Antioxidant enzyme activity and lipid peroxidation measurement.

Determination of enzyme activity was carried out using the method previously described by Zhang and Kirkham (1996) as well as Bian and Jiang (2009). Briefly, 0.35 g of fresh leaf tissue was ground to a fine powder using a mortar and pestle and extraction was performed with 4 mL of extraction buffer (50 mm potassium phosphate, 1 mm ethylenediaminetetraacetic acid, 1% polyvinylpyrrolidone, 1 mm dithiothreitol, and 1 mm phenylmethylsulfonyl with pH of 7.8). The extractions were centrifuged at 15,000 gn for 30 min at 4 °C, and supernatant was collected for enzyme assay and malondialdehyde (MDA) content measurement. The SOD (EC 1.15.1.1) activity was measured by recording the rate of p-nitro blue tetrazolium chloride reduction in absorbance at 560 nm (Giannopolities and Rise, 1977). The activity of CAT (EC 1.11.7.6), POD (EC 1.11.1.7), APX (EC 1.11.1.1), MR (EC 1.6.5.4), DR (EC 1.8.5.1), and GR (EC 1.6.4.2) was determined by following the changes in absorbance at 240, 470, 290, 340, 265, and 340 nm, respectively. Protein content was determined using Bradford's (1976) method.

The lipid peroxidation was measured in terms of MDA content (Dhindsa and Matowe, 1981) with some modifications. A 0.8-mL aliquot of supernatant was mixed with 1.6 mL of 20% trichloroacetic acid containing 0.5% thiobarbituric acid. The mixture was heated at 95 °C for 30 min, quickly cooled on ice, and then centrifuged at 10,000 g for 10 min. The absorbance of the supernatant was read at 532 and 600 nm. The concentration of MDA was calculated using an extinction coefficient of 155 mm−1.cm−1 (Health and Packer, 1968).

Gene expression analysis.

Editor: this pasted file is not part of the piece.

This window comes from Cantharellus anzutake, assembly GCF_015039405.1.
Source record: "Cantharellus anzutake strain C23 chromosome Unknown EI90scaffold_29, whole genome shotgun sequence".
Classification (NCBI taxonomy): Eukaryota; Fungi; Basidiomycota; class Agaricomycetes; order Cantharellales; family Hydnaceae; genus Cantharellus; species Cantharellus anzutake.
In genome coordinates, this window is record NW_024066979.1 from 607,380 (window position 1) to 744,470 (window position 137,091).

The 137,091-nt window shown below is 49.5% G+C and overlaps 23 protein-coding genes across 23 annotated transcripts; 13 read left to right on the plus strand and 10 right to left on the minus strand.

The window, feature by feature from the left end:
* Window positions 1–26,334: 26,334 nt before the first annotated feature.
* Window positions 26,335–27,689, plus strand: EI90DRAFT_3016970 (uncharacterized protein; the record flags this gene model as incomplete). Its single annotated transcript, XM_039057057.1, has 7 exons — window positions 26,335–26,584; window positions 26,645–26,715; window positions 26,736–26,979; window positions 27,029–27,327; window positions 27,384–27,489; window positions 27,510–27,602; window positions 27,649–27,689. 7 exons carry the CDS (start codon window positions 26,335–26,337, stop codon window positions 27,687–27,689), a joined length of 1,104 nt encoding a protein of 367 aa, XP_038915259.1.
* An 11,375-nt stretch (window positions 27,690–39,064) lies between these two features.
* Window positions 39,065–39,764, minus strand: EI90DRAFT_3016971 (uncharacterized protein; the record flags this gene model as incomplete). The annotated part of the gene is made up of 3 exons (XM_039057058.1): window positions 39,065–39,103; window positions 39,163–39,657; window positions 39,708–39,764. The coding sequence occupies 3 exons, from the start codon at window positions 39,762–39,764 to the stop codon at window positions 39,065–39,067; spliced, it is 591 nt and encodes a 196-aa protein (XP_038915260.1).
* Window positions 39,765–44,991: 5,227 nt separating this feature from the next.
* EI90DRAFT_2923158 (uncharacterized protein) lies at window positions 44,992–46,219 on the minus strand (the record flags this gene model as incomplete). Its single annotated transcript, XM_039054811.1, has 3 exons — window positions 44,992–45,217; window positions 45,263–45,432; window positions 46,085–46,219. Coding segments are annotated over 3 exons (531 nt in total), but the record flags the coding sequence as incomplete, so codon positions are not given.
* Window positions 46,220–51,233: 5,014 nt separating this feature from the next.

Gene expression was performed using a reverse transcriptase polymerase chain reaction (RT-PCR). Total RNA from the grass leaves was isolated using Plant RNeasy Mini kit (Qiagen, Chatsworth, CA) and was treated with DNase (Turbo DNA-Free Kit; Ambion, Austin, TX) to remove contaminating genomic DNA. RNA was reverse-transcribed with the Ready to go RT- PCR beads (GE Health Care/Amersham Pharmacia Biotech, Piscataway, NJ). The synthesized cDNA was subjected to PCR for 35 cycles using primers for CAT, POD, cytosolic Cu/ZnSOD, chloroplastic Cu/ZnSOD, MnSOD, FeSOD, cytosolic APX, GR, DHAR, MR, and 18S (as internal control) for PCR obtained from Bian and Jiang (2009). Aliquots of individual PCR products were resolved through agarose gel electrophoresis and images were captured by Quantity One (Bio-Rad Laboratories, Hercules, CA) and the bands were also determined with the Discovery Series Quantity One (Version 4.6.2; Bio-Rad Laboratories).

Statistical analysis.

Effects of watering treatment, grass cultivars, and corresponding interactions were determined by analysis of variance according to the general linear model procedure of SAS (Version 9.0; SAS Institute, Cary, NC). Differences between means were separated by Fisher's protected least significance difference test at the 0.05 P level.

Results and Discussion

Physiological analysis of drought tolerance and post-drought recovery.